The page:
Cool hunters suck the life out of street trends; killing British eccentricity
by Emily Hodgkin
The trickle-up effect is a cultural phenomenon which sees the dictation of trends by fashion houses flipped on its head. Trends emerging from the working class, bred in nightclubs or on the streets, are picked up by traditional arbiters of style and work their way up into collections and high street retailers. Even the simple white T-shirt, a style staple, started out as a practical item worn by workmen.
Cool hunters, who emerged in the 90s as a new breed of marketing professionals, are now largely employed in-house or by research agencies to spot the next big thing to hit popular culture. Trend forecasters look away from the catwalk, observing the arbiters of the avant-garde, ready to capitalize on individual style.
Stealthier than other forms of marketing, corporations often hire individuals to go “undercover”, looking out for leaders and trendsetters in demographics they call “stubborn” due to their discerning nature and desire to set themselves apart. Payment is offered for information about trends and style innovations, causing those with real street style to lose their individuality and see it sold across the world in major retailers like H&M and Louis Vuitton.
It is easy to spot an example; take the brothel creeper. Characterised by thick crepe soles, this footwear saw a rise in popularity on the street around 2009 and, not two years later, the shoes were sent down the runway by Miuccia Prada and Christopher Bailey for Burberry. Monetized and absorbed by the mainstream, the style was no longer the mark of an individual but a symbol of fashion conformity.
Alternatively, see Rihanna’s reinvention, guided by stylist Mel Ottenberg. The Barbadian singer’s penchant for BOY London as well as her undercut hairstyle, beanies and slogan Ts, 80’s style hi-rise denim and the marijuana motif she has enthusiastically embraced are a perfect paradigm of assimilating street style for commercial gain.
Now, when all fashion impresarios are glued to their iPhones, instagramming and tweeting, fashion has become an exercise in look-at-me, shock tactics. When taste is measured in “likes”, eye-grabbing styles are the way to notoriety. As NY Times writer Suzy Menkes put it in her article, ‘The Circus of Fashion’, pundits are no longer thought of as “crows”, hovering outside fashion shows in a uniform of black. These days, outfits outside the shows are just as colourful and extravagant as those on the catwalk – they may even be more influential.
Now, when all fashion impresarios are glued to their iPhones, instagramming and tweeting, fashion has become an exercise in look-at-me, shock tactics.
With the equalizing effect of technology, one well-dressed enthusiast at Fashion Week can compete against editors for admiration and exposure amongst the international fashion jury of the internet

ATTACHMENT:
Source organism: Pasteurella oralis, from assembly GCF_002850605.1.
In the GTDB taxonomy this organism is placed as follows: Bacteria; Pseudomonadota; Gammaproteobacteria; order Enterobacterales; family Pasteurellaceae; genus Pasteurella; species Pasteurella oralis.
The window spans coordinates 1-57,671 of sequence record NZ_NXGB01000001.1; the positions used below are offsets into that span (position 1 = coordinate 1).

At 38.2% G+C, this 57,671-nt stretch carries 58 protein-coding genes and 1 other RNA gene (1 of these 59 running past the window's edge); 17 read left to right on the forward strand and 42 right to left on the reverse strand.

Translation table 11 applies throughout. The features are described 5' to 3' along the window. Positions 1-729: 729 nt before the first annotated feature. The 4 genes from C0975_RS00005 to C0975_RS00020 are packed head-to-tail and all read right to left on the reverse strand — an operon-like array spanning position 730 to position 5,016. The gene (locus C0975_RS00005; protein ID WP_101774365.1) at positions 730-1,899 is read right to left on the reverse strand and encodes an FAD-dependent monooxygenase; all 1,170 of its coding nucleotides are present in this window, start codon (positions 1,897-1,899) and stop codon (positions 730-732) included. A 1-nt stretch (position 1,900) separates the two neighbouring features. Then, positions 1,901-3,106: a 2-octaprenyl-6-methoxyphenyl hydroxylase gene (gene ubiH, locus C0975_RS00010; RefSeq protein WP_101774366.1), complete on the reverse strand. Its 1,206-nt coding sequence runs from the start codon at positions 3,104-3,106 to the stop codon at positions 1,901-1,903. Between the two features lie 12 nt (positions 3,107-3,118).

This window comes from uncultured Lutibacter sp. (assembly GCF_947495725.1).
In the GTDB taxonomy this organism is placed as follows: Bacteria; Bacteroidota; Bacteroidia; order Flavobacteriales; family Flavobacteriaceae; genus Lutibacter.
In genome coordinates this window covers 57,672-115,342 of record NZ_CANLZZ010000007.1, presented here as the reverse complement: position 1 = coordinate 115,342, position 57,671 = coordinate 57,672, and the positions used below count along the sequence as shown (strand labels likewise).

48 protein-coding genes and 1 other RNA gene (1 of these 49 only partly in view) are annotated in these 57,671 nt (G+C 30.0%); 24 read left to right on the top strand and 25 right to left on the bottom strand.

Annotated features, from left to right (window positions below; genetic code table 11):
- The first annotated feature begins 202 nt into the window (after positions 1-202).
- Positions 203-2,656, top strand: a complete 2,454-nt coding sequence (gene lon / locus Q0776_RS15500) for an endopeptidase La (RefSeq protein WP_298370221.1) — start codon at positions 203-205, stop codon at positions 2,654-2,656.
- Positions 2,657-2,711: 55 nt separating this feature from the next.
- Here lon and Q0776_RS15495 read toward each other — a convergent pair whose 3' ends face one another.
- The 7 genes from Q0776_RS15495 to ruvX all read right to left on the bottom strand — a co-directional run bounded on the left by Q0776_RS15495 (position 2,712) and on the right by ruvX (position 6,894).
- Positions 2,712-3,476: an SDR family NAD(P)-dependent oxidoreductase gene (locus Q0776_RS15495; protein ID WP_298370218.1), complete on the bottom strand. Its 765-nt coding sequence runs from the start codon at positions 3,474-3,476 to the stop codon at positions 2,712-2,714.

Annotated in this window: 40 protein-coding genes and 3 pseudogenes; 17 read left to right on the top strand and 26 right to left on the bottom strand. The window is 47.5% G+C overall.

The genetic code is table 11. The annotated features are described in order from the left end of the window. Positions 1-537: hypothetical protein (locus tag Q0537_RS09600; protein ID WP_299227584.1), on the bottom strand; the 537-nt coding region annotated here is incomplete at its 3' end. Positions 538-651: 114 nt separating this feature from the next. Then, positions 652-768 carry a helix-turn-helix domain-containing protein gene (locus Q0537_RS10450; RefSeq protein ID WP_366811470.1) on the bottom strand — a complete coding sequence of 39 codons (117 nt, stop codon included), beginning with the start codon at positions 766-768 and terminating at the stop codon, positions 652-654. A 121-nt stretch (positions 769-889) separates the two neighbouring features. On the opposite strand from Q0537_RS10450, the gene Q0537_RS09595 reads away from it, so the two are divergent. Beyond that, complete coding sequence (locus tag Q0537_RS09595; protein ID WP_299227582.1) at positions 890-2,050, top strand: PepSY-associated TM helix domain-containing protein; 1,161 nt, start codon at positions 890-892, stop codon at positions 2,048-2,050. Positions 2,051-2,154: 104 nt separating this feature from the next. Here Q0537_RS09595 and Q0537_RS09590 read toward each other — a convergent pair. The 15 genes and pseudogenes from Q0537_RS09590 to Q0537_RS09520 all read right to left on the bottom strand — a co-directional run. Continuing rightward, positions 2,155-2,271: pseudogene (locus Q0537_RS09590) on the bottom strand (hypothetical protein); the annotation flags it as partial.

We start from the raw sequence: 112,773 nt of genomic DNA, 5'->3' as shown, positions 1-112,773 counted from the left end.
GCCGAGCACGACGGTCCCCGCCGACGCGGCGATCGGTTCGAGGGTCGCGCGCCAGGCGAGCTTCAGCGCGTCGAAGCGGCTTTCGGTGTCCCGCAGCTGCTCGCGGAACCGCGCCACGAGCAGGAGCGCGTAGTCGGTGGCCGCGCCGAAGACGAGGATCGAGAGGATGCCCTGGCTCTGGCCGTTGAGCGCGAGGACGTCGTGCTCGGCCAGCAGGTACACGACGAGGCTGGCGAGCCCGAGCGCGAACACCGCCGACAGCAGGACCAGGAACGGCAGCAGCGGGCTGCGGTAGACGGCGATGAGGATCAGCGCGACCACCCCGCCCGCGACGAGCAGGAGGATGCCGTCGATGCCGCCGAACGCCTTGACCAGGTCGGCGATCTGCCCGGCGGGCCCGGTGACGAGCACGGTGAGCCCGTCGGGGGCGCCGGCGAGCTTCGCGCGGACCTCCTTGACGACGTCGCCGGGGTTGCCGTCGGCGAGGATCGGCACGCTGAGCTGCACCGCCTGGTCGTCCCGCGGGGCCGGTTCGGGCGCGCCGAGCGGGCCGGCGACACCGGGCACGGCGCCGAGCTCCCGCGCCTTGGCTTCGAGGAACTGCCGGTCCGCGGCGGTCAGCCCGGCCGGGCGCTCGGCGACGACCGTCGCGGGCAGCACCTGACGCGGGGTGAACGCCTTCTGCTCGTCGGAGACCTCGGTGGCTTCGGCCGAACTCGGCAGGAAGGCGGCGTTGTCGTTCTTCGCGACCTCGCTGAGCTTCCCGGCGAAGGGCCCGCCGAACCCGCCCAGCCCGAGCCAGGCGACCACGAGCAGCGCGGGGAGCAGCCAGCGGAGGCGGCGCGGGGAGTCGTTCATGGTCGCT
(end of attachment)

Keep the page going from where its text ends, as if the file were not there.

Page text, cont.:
London‘s role in the landscape of global fashion is to provide innovation – making eccentricity especially important. While Paris is known for haute couture and New York respected for its elegance, British style has always been paired with unconventionality.
And far from understated, the throngs outside London’s Somerset House are clad in a fusion of styles; stud-covered caps, grotesquely oversized shoes, dominatrix PVC, pom-pom jewellery, acid yellows and greens, pastel hair and futuristic visors. These looks are uploaded onto blogs, which are combed by cool-hunters honing in on trends that will sell to a cool, fashion-savvy crowd. But could the commercialisation of individual style be exhausting a pool of innovative, British design talent?
Prestigious retailers who elect to stock the work of younger, edgier designers are not forking out nearly enough for the pleasure. As Imran Ahmed reported for The Business of Fashion, commercial giants are exploiting fresh-out-of-university fledgling designers, squeezing them with ridiculously small payments and in some cases even failing to pay on time.
One unnamed, internationally renowned concept store was reported to be “asking designers to pay on “net 60 days” terms (and then stretching this out to 75 days)”. Another method is buying from designers on consignment, which means designers receive payment only after garments are sold on the shop floor. This equates to constant, stressful chasing for payment on the part of start-up businesses.
Topshop and other high street players frequently stock the collections of young designers. These stores gain a huge amount of publicity for these concessions, so the question is; in an industry generating over £21 billion a year to the British economy, how much is burgeoning British talent really worth?
When eccentricity becomes a trend in itself, where does this leave the original eccentrics? And how can subculture recover when its style has ended up fashion-fodder for the high street? The recent popularity of street style photography, made fabulous by the likes of Scott Schuman of The Sartorialist, was a means to share individual style but maybe it has become an opportunity to steal it.
As cool-hunters continue to harvest anti establishment ideas from the street, they allow corporations to feast on individuals for ideas. Endless poaching causes style innovators to lose their sense of identity, pushing them towards outrageous outfits for shock value. British style is losing its sense of identity so to dress in a way that cannot be marketed to the masses, eccentricity must go further than ever.